Kathryn Schulz. Being Wrong: Adventures in the Margins of Error. New York: Ecco, 2010.
To err is human, yet many individuals find it hard to imagine that their beliefs could be mistaken and react to their errors with surprise, denial, defensiveness, and shame. Enter journalist Kathryn Schulz, who, referring to thinkers such as Augustine (who said "Fallor ergo sum," I err, therefore I am), Freud (who proposed that verbal slips are clues to truth), Locke (who thought that error seeped into our lives through the gap between the artificiality of words and the reality of the things they name), and Alan Greenspan (who expressed "shocked disbelief that markets aren't self-regulating), proposes that we look at wrongness as both a given and as a gift that can transform our worldviews, relationships, and ultimately ourselves.
Schulz maintains that of all the many things that people are wrong about, the idea of error as something to be absolutely avoided might top the list. She argues that human beings are quite wrong about what it means to be wrong. To wit: "Far from being a sign of intellectual inferiority, the capacity to err is essential to human cognition. Far from being a moral flaw, it is inextricable from some of our most humane and honorable qualities: empathy, optimism, imagination, conviction, and courage. And far from being a mark of indifference or intolerance, wrongness is a vital part of how we learn and how we change."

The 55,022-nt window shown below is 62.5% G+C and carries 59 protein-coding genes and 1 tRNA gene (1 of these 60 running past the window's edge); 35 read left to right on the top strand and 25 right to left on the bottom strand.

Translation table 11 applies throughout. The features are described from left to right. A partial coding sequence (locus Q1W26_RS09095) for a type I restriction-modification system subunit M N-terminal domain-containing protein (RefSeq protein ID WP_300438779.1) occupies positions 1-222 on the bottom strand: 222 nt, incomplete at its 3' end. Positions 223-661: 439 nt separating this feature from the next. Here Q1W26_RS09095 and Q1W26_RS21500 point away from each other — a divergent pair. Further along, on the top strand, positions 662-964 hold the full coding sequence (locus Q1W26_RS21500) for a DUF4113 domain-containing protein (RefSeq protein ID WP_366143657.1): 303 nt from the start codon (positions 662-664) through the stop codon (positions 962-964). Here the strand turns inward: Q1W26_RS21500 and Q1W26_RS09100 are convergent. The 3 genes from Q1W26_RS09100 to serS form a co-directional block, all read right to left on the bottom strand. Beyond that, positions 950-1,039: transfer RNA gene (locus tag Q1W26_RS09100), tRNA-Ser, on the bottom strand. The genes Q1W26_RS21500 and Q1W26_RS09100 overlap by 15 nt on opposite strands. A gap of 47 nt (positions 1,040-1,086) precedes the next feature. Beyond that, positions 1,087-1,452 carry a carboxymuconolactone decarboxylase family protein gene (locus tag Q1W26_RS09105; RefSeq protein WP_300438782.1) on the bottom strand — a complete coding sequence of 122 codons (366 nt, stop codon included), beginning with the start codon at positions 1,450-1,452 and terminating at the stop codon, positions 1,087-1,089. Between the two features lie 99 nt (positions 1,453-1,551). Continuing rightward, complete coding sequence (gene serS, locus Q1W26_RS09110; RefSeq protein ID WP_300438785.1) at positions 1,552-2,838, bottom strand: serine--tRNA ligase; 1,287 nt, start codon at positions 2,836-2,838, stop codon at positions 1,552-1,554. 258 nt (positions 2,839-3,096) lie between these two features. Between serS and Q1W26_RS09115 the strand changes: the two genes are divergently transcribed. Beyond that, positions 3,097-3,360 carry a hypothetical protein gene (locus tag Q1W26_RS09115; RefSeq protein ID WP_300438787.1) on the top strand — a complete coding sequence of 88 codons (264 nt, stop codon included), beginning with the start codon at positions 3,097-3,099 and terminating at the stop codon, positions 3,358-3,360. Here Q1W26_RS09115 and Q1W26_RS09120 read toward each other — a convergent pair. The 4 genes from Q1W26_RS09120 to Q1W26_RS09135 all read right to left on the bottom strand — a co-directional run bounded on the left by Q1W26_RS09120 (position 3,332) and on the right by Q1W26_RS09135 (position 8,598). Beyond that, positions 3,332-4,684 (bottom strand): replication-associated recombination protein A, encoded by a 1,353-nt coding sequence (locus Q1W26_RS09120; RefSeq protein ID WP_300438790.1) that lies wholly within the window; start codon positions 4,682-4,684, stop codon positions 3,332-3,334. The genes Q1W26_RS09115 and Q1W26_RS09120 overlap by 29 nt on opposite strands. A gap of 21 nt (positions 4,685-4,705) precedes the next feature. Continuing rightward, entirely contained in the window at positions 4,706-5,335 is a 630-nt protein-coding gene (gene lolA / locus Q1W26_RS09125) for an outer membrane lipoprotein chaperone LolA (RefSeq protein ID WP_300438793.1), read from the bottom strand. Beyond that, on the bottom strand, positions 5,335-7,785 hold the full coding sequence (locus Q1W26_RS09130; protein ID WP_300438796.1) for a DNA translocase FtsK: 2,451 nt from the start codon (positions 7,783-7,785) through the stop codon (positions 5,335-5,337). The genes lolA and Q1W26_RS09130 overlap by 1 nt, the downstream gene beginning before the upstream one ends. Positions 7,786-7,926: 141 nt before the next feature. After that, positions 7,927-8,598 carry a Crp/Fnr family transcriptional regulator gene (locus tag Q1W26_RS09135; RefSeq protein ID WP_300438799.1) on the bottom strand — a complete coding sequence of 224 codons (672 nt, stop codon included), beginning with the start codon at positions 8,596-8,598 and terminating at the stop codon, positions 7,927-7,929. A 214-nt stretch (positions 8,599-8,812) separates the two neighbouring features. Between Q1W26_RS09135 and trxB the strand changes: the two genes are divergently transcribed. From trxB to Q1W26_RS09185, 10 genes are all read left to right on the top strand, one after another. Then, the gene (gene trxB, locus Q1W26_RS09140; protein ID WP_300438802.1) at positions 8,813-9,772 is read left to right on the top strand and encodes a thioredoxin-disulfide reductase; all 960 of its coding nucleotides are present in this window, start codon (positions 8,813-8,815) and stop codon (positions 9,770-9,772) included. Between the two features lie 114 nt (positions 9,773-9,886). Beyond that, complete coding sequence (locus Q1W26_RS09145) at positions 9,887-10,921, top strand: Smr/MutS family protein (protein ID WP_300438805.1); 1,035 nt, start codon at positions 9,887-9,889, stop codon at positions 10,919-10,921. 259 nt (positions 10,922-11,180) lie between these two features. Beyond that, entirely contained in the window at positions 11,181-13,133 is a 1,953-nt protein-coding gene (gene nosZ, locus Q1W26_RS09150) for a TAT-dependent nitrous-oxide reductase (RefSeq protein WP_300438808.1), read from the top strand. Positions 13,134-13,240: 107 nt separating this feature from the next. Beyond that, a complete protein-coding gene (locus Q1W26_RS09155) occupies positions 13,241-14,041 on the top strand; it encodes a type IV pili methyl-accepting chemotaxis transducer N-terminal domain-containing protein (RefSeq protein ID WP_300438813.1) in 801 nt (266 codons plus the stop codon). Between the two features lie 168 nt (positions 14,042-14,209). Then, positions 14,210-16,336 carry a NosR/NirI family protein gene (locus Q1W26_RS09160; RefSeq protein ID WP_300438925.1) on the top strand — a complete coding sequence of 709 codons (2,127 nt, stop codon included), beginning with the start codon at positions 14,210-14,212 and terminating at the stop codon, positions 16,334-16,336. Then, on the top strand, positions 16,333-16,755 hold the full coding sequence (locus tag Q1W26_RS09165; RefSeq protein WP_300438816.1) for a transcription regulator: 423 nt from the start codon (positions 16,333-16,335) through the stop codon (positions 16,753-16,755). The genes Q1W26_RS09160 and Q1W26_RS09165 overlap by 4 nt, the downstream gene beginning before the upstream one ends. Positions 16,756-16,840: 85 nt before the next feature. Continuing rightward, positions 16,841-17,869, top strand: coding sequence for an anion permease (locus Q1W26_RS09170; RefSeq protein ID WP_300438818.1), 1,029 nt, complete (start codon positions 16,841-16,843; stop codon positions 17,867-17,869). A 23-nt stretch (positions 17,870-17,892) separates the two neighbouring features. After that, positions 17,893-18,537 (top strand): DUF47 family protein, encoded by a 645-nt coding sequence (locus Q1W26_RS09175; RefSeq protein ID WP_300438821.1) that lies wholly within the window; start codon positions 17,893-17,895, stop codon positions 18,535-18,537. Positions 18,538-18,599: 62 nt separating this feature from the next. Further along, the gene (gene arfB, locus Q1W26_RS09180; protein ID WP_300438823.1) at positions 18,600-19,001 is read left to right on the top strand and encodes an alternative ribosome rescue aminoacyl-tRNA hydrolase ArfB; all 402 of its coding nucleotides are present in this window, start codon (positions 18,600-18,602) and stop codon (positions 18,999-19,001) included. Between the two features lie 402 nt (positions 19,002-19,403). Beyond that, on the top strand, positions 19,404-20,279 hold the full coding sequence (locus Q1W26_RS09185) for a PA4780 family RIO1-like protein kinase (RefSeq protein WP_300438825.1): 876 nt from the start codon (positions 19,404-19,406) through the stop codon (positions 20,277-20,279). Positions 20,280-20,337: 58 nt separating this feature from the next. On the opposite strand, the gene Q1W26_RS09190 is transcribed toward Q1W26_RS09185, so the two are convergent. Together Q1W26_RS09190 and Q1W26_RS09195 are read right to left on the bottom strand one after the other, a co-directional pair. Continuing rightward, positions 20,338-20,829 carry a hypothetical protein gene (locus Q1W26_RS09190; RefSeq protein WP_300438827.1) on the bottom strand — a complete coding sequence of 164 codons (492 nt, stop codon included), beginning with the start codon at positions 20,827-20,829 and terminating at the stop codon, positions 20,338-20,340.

Schulz notes that the scientific method, a technique that has brought about tremendous human progress and achievement, is "essentially" a monument to the utility of error, in that scientists "gravitate" toward falsification and try to disprove beliefs. The defining feature of a hypothesis is that it has the potential to be proven wrong and the defining feature of a theory is that it hasn't been proven wrong yet. In the scientific model of progress, errors do not lead us away from the truth. They edge us incrementally toward it. Viva slip-ups! Long live mistakes!
MARTIN H. LEVINSON, PHD